In today’s world of information gathering, Google seems to be a first stop for most. But how can you be so sure the information showing up in search results is accurate?
A Google search for “Facebook customer service” would likely be first, as there is no direct customer service number listed on the Facebook website. However, when the folks at NPR called, they reported there was suspicious mumbling in the background.
They then gave the number to Pindrop, a company that works to crack down on phone fraud, which then tried the number and connected to a real person … but it wasn’t anyone from Facebook.
The voice on the other end of the line posed as a Facebook employee, and said in order to reactivate the user’s Facebook account, they needed to go to Walmart or Target and buy an iTunes card.
He instructed the Pindrop researcher to call back on that same number and give him the 16-digit security code on the back of the card. Only then could the Facebook account be reactivated.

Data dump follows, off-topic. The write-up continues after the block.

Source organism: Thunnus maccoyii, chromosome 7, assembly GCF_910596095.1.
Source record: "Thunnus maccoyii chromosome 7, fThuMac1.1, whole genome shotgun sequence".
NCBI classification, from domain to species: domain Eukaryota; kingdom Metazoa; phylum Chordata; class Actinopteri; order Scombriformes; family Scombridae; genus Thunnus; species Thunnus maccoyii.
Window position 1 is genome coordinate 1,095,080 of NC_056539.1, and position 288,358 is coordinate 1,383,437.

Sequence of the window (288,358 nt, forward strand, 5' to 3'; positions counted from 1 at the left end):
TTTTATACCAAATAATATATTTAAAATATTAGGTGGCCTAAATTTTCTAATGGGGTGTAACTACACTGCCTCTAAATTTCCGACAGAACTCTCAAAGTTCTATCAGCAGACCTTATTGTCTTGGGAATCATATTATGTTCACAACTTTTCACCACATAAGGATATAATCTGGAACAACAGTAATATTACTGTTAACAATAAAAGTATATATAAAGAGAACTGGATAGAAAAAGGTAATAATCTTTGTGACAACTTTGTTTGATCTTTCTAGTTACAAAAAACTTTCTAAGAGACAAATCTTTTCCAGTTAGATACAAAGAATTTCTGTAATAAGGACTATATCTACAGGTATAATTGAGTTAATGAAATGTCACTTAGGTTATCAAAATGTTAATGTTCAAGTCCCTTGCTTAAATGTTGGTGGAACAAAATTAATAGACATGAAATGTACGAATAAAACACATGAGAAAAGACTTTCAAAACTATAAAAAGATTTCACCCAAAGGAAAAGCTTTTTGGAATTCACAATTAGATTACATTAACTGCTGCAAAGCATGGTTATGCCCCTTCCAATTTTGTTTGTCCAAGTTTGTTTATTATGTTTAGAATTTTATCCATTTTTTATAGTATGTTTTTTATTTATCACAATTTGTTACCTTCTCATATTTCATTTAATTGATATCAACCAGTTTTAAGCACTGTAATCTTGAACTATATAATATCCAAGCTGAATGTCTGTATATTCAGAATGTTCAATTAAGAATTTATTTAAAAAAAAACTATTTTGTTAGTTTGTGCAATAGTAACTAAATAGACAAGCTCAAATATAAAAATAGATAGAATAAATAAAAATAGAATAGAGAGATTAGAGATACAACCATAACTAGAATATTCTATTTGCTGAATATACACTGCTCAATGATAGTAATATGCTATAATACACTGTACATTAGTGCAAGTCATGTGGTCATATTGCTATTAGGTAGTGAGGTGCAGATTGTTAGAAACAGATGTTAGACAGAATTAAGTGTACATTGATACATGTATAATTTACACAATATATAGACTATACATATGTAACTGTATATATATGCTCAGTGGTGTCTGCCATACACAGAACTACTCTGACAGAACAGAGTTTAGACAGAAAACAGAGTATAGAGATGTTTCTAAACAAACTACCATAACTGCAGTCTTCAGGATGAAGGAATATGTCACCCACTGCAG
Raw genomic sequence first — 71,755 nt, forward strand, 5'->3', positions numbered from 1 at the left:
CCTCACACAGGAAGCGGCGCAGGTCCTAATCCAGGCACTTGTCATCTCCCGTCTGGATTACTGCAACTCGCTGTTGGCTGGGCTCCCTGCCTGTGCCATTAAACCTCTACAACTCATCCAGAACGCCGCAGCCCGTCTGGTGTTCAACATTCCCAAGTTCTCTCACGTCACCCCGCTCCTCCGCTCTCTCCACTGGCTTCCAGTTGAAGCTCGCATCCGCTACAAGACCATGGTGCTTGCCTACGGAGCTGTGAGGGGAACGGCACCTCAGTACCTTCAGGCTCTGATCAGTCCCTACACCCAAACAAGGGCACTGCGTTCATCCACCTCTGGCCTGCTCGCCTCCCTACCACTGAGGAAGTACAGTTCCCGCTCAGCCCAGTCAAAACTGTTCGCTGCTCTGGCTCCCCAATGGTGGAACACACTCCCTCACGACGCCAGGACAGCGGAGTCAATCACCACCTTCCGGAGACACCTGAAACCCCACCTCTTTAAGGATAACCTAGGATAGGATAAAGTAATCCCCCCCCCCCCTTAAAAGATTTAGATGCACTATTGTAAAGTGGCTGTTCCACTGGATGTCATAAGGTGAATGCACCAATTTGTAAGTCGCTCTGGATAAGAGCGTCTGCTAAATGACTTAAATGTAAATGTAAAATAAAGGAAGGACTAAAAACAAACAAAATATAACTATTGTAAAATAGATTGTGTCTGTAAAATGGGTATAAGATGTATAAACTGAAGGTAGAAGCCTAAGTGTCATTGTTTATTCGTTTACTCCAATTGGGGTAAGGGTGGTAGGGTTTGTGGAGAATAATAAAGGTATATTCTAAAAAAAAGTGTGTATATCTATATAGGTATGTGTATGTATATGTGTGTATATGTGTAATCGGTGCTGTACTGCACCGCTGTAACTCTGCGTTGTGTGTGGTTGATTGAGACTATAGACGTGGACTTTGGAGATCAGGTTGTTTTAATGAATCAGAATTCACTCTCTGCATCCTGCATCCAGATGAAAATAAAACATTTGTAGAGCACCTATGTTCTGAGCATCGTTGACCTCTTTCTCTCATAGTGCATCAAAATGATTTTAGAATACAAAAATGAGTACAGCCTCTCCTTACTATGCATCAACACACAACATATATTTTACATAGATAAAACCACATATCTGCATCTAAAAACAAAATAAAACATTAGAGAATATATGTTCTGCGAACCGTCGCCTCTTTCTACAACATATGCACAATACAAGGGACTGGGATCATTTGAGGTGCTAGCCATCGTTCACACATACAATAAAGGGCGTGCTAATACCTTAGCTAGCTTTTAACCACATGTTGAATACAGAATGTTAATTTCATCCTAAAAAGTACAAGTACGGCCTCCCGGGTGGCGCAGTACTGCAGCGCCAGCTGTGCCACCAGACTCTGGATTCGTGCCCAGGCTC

A Google spokesperson told NPR that they have removed the fraudulent number, but surely there are similar scams out there going unnoticed.
Google data states that “Facebook Customer Service” gets searched about 27,000 times a month in the U.S., according to NPR.
With that level of opportunity, surely you’ll find a few gullible souls willing to do anything to get their Facebook problems solved, although Facebook actually does not have a number for users to call if there’s an issue with your account. If you need help you can visit the help center online.
It’s pretty easy to say that nobody would fall for such a scam, but these types of online fraud continue to succeed. Just take a look at the Nigerian prince scam that has lasted in various forms for decades.
More common now are various scams originating from Ghana where the unemployment rate is dangerously high, but the internet connection is strong.